listening to Kiss and The Rolling Stones reminds me of my age. :-P

    • I’m about to commit heresy here: I hate KISS! The band sucks! Nothing but a bunch of wank. ;) And trust me: I can only take certain bands in very limited doses.

      • Actually, I only used Kiss as an example because I wanted to use a name I knew everyone would remember. The Stones was an obsession of mine (Mick Jagger in particular). Other than that, I liked a lot of the Top 40 stuff from back then as well. I guess you’d say I’m a Commercial Baby.

      • I ain’t gonna comment on their artistic vision or quality, but KISS hands down puts on the most engaged live show I’ve yet seen, and they do it consistently. I think their music is nice, not incredibly memorable, but do yourself a favor, see them live before you write them off completely.

      • I will gladly concede the live show, Guap. ;)

  11. I am so excited about where your work is going. Your language is full of life today. There’s almost an electric buzz coming off of this page. Love that.

    • I definitely always try for buzz!

      • When you really love a subject? It shows. This time your strong feelings about music— all music— are near-electrifying.

  12. Great post, Brian! I can relate because music has always been a fundamental part of my creative process. I write and doodle best when I have some sort of backing track streaming through my ears.

    This video (Magic Spells by Crystal Castles) captures this process best:

    • LOVE it!!!

  13. free penny press said:

    To quote Mr Wonder, “Songs in the key of life”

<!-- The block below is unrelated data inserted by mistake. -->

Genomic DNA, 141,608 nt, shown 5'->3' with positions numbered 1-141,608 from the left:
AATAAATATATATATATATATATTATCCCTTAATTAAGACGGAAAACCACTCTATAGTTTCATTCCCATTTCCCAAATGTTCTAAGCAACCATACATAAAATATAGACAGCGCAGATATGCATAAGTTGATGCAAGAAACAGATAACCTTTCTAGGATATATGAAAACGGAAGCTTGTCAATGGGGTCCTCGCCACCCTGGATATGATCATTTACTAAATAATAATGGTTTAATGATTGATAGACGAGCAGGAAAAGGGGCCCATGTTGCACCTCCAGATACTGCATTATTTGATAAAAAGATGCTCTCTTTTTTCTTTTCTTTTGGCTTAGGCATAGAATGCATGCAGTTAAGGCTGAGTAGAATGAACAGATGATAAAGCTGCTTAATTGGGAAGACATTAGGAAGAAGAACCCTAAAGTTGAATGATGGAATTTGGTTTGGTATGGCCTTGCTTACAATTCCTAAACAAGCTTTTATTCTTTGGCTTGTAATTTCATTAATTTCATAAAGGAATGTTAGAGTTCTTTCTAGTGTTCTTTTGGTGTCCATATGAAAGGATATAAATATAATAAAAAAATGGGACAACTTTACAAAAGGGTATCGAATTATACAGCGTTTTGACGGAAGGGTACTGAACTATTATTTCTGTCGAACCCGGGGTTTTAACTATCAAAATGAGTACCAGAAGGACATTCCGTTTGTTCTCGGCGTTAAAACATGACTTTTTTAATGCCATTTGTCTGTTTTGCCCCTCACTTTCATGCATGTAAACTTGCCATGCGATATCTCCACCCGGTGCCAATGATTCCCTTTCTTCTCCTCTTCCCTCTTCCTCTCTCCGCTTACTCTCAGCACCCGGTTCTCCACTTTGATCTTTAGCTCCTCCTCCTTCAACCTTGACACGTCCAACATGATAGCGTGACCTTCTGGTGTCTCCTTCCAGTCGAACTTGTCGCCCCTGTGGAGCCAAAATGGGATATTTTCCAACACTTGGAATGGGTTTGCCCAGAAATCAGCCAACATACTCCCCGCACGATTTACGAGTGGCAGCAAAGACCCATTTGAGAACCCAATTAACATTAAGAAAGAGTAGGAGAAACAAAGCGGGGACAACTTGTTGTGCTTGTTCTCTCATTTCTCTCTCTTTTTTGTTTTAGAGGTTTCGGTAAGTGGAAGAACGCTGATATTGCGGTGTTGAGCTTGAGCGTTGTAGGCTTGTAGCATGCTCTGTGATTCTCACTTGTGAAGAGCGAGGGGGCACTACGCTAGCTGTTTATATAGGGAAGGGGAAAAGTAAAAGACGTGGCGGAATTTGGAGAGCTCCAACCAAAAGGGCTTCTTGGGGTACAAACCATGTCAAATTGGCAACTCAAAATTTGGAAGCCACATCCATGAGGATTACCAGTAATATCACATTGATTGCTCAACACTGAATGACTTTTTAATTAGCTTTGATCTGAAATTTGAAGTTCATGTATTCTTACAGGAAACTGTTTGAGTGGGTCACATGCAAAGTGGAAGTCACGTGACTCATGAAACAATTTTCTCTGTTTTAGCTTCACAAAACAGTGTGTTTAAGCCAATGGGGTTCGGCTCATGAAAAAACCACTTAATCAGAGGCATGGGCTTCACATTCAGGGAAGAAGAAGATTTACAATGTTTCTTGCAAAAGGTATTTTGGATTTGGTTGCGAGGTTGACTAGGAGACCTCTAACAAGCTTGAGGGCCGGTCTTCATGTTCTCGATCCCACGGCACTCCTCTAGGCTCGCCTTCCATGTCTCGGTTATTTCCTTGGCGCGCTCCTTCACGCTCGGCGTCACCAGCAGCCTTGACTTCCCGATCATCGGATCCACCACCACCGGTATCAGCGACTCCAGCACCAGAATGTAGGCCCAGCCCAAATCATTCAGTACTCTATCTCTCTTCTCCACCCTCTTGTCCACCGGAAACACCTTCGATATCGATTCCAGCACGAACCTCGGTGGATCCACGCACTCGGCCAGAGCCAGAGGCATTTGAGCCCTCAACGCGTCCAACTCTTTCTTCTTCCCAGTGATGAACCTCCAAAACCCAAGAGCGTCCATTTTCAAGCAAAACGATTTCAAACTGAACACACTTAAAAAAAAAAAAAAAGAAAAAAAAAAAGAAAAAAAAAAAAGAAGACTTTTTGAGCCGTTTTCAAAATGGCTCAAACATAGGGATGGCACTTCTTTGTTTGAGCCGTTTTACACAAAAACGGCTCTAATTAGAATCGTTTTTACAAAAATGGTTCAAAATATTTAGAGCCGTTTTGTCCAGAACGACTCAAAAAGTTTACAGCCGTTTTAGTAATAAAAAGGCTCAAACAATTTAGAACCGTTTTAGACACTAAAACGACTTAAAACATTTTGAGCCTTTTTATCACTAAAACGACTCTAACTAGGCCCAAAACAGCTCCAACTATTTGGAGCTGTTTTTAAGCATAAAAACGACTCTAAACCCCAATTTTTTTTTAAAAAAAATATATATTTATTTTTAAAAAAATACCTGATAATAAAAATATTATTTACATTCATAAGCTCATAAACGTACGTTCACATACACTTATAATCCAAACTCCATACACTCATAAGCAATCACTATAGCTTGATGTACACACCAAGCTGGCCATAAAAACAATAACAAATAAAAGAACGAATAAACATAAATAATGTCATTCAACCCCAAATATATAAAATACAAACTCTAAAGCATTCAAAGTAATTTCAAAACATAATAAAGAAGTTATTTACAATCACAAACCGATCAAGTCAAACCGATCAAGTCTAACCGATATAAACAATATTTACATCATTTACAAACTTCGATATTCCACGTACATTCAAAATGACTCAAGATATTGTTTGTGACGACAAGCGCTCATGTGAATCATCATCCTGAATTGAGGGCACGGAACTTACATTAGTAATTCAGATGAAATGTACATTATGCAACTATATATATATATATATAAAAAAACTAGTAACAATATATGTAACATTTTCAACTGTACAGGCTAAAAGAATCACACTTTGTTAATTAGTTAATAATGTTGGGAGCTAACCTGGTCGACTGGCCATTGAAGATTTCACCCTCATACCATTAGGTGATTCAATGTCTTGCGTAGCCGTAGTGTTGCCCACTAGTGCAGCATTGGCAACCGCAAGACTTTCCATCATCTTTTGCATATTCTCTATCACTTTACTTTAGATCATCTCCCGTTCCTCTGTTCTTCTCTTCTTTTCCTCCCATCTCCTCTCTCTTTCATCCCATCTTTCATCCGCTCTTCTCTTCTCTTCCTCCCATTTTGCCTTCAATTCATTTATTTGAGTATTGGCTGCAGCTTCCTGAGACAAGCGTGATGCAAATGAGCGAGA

much enjoyed this post Brian!

    • Naturally, I treasure that album…

  14. Great post!

    • Great to see you here, Robin, thanks!

      • :) Ah, I’m always around reading… but as that it’s usually at the end of the day, I’m not always the best commenter… You’re writing is amazing, however, and I really should comment more often.

      • *blush* Thank you so much.

  15. Reblogged this on ATA MOTEK.

  16. Hi Brian. I nominated you for the sunshine blog award. I hope you will accept and that you are having a great weekend! :)
    http://lavieeclectique.com/2012/03/25/hello-sunshine/

    • Lisa, thank you so much! I’m actually not doing peer awards anymore, NOTHing personal, but seriously, I’m touched that you would think of me. THANKS!

  17. K-Tel! Crappy Compilations! Thanks!

    • At your service!

      • Cheers Brian

  18. Rebecca Booth said:

    Wonderfully written and good taste in music! May you never grow out of the classics

    • Never!

  19. Paula said:

    About music. This. Yes. Well said!

    • You’re digging back on me! I barely remember this one, actually.